By Josh Richman
Tuesday, October 8th, 2013 at 9:00 pm in ballot measures.
California voters want to see some changes in the initiative process to connect it with the Legislature, increase disclosure of campaign funders and re-engage citizens, according to a new report from the Public Policy Institute of California.
“These reforms are likely to have an impact beyond the initiative process,” PPIC President and CEO Mark Baldassare, the report’s author, said in a news release. “They hold considerable promise for increasing citizen engagement, encouraging voter participation, and building trust in state government.”
The report, Reforming California’s Initiative Process, notes that in the decade since the gubernatorial recall election, voters have been asked to weigh in on 100 state ballot propositions, 68 of which were citizens’ initiatives.
There’s been a sense that the century-old initiative process has run amok, becoming a tool of the same sort of special interests it was supposed to sideline – in May, 55 percent of California adults polled by PPIC believed the process is controlled by special interests. Yet PPIC polls have found both broad support for the process as well as for improvements to it.
Californians like the idea of expanding the Legislature’s involvement in the initiative process, so long voters remain part of the decision-making. PPIC found overwhelming majorities favor having a period of time that an initiative sponsor and the legislature could meet to seek compromise before a measure goes to the ballot. Overwhelming majorities of Californians also support a system of review and revision for proposed initiatives to try to avoid legal issues and drafting errors.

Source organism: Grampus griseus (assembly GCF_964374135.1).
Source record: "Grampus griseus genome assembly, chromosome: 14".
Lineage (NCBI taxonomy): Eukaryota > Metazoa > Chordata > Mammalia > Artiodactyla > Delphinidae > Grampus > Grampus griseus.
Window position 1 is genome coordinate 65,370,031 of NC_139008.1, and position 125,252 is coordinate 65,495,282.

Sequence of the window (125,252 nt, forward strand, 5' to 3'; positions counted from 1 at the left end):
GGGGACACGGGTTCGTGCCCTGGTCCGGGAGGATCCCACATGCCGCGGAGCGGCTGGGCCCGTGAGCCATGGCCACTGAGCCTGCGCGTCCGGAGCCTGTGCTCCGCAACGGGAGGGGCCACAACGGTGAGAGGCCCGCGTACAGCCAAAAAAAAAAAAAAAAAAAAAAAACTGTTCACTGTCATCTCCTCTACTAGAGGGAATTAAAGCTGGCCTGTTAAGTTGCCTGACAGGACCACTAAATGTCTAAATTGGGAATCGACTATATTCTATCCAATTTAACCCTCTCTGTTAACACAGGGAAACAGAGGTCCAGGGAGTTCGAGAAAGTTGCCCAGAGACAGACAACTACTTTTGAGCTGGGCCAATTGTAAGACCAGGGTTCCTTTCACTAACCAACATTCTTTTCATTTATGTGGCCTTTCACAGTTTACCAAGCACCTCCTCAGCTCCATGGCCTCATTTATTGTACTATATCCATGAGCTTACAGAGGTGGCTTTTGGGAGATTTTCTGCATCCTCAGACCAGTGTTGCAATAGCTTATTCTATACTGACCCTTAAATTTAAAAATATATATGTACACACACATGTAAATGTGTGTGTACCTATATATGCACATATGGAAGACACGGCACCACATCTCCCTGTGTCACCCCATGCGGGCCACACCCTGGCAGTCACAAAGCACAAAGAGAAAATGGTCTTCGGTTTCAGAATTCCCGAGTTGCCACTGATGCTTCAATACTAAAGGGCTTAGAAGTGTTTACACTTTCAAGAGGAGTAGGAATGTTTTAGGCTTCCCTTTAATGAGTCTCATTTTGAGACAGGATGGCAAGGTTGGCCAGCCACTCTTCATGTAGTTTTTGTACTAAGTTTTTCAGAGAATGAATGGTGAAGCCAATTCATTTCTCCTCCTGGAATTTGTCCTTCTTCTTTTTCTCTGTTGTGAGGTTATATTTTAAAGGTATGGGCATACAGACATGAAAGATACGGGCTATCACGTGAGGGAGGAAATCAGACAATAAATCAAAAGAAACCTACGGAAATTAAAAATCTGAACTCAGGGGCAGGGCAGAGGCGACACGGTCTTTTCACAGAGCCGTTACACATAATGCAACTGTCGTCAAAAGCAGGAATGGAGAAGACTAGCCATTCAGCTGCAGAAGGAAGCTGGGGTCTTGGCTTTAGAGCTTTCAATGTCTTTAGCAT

One way to set up such a system would be to revive California’s indirect initiative, in which sponsors bring their initiatives to the legislature after the required number of signatures has been gathered, the report suggests.
There’s also strong support for increasing public disclosure of funding sources; holding televised debates for initiative campaigns; having initiatives be renewable by voters after a certain number of years; allowing more time for volunteer-only signature gatherers to qualify a measure for the ballot; and creating an independent citizens’ initiative commission.
California voters already have approved ballot measures to create a top-two primary system and a citizens’ redistricting commission, to change term limits, and to allow budgets to be approved with a simple legislative majority.
“In the last five years, Californians have taken bold actions to reform their state government,” Baldassare said. “Initiative reform — if pursued thoughtfully — could result in a brighter future for the state.”